August 11, 2014 weblog
Nanodiamond tech lights new path in medical diagnostics
Earlier this month TechCrunch featured a look at a company that wants to make a difference in finding cancer before it spreads using nanodiamond-based technology. The idea is that nanodiamonds can detect molecular abnormalities at an early stage, and as such could help a patient's chances for survival. The company is called Bikanta. Founded in 2013, the company is interested in what fluorescent diamonds inside the body can mean to the future of medical diagnostics. The company website said it has developed nanodiamond-based technology; nanodiamonds are superior optical probes with the key beneficial features such as biocompatibility, brightness and signal stability, and cost, the site added. Nanodiamonds are exquisitely sensitive to magnetic fields, said the company, and this sensitivity can be used to reduce background noise more than 100-fold over current methods and to improve visualization deeper into the body. Bikanta said it is also designing novel imaging scanners and microscopes to improve detection capabilities.
Ambika Bumb, PhD, is the CEO. A Georgia Tech graduate, she went on to receive her doctorate from Oxford. She became interested in the challenges confronting cancer research. Is there a better way to find disease as its source? Bumb, said TechCrunch, "discovered that crushing up essentially imperfect diamonds into dust created a fluorescent, reflective light that could highlight any molecular abnormality." She added in TechCrunch that it was like having "a flashlight inside your body that basically lasts forever."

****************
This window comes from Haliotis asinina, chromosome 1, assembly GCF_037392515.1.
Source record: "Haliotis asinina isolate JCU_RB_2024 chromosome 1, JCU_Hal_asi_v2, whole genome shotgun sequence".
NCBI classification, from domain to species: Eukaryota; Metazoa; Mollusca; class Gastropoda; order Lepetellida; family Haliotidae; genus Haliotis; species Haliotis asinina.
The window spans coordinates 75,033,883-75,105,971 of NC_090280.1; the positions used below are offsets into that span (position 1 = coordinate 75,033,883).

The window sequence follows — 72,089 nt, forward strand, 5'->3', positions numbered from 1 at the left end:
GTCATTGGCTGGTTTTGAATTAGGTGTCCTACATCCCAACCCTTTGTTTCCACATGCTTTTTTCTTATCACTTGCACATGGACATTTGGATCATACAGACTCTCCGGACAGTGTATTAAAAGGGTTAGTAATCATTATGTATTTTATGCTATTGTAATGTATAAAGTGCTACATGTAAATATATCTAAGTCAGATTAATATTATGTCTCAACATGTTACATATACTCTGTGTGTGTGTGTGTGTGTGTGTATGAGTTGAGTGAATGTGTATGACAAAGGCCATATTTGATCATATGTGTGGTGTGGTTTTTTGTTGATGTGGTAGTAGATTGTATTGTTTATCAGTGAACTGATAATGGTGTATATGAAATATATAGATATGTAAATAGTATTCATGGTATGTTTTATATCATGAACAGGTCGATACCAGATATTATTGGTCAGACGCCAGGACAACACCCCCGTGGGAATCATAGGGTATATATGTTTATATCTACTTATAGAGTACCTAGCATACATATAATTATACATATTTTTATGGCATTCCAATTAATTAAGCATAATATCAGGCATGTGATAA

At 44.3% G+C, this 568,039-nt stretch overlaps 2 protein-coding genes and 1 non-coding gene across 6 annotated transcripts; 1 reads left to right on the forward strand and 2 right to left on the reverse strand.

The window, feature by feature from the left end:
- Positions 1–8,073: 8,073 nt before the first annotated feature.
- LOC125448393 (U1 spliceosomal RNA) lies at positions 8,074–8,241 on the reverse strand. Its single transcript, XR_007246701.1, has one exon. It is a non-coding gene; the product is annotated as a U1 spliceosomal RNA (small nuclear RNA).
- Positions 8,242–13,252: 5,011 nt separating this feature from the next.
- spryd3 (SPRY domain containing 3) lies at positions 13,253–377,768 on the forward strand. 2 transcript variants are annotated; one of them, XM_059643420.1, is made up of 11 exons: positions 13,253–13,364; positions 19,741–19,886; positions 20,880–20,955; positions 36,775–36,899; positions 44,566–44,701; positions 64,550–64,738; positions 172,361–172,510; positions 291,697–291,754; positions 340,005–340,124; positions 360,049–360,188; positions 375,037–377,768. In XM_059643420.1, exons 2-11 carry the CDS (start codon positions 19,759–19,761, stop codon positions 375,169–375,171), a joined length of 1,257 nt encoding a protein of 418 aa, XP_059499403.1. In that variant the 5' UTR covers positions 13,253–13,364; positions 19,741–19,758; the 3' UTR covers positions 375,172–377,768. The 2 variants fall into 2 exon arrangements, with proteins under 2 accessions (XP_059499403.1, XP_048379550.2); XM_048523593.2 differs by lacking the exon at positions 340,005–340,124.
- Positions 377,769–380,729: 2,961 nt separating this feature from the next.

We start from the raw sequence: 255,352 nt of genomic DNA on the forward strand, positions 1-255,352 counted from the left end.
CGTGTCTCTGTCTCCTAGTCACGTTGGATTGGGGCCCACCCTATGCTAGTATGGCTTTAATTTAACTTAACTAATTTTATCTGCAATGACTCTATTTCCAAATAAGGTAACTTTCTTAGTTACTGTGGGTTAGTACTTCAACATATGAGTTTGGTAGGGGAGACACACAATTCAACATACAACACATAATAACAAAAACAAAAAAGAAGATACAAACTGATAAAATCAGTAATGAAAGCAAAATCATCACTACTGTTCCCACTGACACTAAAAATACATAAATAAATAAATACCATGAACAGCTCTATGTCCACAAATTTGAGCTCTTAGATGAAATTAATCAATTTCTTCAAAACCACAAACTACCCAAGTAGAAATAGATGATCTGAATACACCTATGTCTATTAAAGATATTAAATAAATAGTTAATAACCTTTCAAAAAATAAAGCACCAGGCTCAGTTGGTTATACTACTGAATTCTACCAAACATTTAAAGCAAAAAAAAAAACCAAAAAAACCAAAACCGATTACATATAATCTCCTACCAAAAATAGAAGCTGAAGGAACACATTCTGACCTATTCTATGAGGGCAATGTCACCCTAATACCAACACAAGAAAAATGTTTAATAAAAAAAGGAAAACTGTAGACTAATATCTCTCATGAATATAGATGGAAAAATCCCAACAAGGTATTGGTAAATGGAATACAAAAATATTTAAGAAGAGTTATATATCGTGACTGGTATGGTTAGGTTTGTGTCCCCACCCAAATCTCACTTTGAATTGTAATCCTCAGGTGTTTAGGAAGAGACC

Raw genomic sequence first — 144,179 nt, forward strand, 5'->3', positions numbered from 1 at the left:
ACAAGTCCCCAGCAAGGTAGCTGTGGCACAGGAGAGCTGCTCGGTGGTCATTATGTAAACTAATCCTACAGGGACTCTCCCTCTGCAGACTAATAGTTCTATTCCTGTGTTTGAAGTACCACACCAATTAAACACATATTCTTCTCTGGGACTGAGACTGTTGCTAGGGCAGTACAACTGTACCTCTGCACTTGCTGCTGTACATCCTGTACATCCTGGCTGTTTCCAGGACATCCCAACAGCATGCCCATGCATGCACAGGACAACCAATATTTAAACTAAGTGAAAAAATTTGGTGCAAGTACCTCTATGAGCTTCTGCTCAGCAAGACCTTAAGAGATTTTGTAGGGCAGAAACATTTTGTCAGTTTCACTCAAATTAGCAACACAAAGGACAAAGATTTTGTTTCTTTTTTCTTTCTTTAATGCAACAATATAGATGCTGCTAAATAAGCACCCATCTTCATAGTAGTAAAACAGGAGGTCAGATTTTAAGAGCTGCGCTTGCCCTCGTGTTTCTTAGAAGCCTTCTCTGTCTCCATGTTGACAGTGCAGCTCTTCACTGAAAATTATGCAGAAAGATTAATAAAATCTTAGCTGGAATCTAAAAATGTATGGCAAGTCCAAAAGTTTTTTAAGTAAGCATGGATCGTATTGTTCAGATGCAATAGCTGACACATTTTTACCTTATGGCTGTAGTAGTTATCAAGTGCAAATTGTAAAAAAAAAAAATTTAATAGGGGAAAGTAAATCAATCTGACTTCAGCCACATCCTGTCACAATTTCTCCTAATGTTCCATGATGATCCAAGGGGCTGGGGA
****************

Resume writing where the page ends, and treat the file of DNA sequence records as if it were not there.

Her company site notes the diagnostic advantages of nanodiamonds. "Fluorescent nanodiamonds never photobleach or blink. They are tiny fluorescent sources of steady and permanent near infrared light that can be leveraged to detect targets deep in tissue."
In an additional follow-up comment to the TechCrunch article, Bumb explained, "Current optical imaging agents do have the ability to specifically bind and image targets in tissue and in vivo. Where they are technically limited is by signal loss issues (photobleaching, photoblinking). Fluorescent nanodiamonds have permanent and infinitely stable fluorescent signal. They are also imageable deeper into tissue because of a second magnetic sensitivity property that can be manipulated to improve signal-to-noise ratio."
This would not be the first time close attention has been paid to nanodiamonds in the context of cancer detection. European researchers are also interested. An article appeared last year in youris.com, titled "Nanodiamonds: a cancer patient's best friend?" The article said, "nanometric scale diamond particles could offer a new way to detect cancer far earlier than previously thought. This is precisely the objective of a research project called Dinamo, funded by the EU. Specifically, it aims to develop a non-invasive nanotechnology sensing platform for real-time monitoring of biomolecular processes in living cancer cells."
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